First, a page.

Letting it go....Your thoughts?

Today, instead of a rant or deep blog, I just wanted to get your thoughts on an idea that's been in my head for a while...

We're all about diligent, thoughtful maintenance of our aquariums, right? I mean, we spend a lot of time, money, and energy equipping our tanks with suitable gear, embracing excellent practices, and just stay on top of everything in general.

So, what happens to our tanks if we sort of "let them go" a bit? Especially, a botanical-style blackwater aquarium with a "deep leaf litter bed?" Let's say that we stop doing weekly water exchanges and slip to say, once a month. Let's say all we're doing is topping off for evaporation during that time period, feeding fishes; that's about it.

What will happen?

Will all of the botanical material continue to break down, keeping the water "tinted?" Will biofilms continue to colonize open surfaces? Will water chemistry swing wildly?  Will the aquarium descend into chaos?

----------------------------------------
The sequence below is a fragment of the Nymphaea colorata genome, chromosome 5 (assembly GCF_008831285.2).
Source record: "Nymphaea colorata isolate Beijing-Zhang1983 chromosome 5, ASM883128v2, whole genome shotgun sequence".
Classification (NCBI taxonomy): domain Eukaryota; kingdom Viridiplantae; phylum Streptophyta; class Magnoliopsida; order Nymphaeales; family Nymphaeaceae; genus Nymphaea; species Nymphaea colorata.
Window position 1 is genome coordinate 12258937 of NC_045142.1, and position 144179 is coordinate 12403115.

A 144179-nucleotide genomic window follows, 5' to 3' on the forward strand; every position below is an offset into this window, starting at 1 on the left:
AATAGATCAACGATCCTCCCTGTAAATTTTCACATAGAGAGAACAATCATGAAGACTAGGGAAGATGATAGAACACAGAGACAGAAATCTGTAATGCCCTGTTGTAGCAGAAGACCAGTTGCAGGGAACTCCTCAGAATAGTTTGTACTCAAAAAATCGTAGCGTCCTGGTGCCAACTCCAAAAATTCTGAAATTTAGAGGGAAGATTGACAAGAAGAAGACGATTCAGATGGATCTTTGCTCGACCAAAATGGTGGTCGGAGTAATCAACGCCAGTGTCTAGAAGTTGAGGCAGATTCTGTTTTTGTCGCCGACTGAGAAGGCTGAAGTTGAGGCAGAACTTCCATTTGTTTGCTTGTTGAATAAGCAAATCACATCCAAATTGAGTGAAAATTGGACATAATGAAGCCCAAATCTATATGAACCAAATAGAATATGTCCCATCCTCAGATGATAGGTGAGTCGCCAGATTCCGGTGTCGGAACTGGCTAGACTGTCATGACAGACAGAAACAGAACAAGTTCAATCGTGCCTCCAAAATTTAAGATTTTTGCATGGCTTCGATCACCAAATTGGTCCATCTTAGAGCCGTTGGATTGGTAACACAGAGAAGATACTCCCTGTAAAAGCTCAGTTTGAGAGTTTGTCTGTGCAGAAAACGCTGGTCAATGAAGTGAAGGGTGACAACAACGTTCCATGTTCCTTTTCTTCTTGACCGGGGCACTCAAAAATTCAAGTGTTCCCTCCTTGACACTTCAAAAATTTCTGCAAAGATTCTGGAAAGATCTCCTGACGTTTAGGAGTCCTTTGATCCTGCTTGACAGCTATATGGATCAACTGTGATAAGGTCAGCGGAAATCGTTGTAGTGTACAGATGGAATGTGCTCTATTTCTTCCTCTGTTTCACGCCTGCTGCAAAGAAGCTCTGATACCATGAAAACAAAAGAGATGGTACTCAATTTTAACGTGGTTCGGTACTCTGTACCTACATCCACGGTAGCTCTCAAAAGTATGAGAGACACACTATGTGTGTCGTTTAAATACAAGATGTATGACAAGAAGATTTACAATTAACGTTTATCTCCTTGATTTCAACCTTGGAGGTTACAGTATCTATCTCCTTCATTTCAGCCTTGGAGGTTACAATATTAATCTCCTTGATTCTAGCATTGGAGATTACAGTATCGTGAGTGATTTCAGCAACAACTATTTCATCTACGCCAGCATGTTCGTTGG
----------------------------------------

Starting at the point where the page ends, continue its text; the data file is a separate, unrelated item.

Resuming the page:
I mean, when you think about it, the botanical-style blackwater aquarium is sort of set up to replicate a natural habitat where all of this stuff is taking place already.

How much more will things change by simply delaying water exchanges for several weeks? Will nitrate and phosphate accumulate? Or, will the bacteria, fungal growths, and other microorganisms and crustacean life living in our botanical substrates continue to do what they do- breaking down organic waste and reproducing?

I can't help but wonder if a botanical-style blackwater aquarium can better handle a period of "benign neglect" than many typical systems...Not that I'd want to do this, mind you... I'm a fairly diligent maintenance guy. I like my weekly water exchanges. But I can't help but wonder what happens in one of these systems if we let "nature take it's course" for a while? 

An interesting question...and perhaps an interesting experiment for the intrepid hobbyist. Don't ask me why this was on my mind this morning...

I open the discussion up to you.

Stay open-minded. Stay curious. Stay diligent.

And Stay Wet.


Scott Fellman

Tannin Aquatics 


Scott Fellman
Scott Fellman


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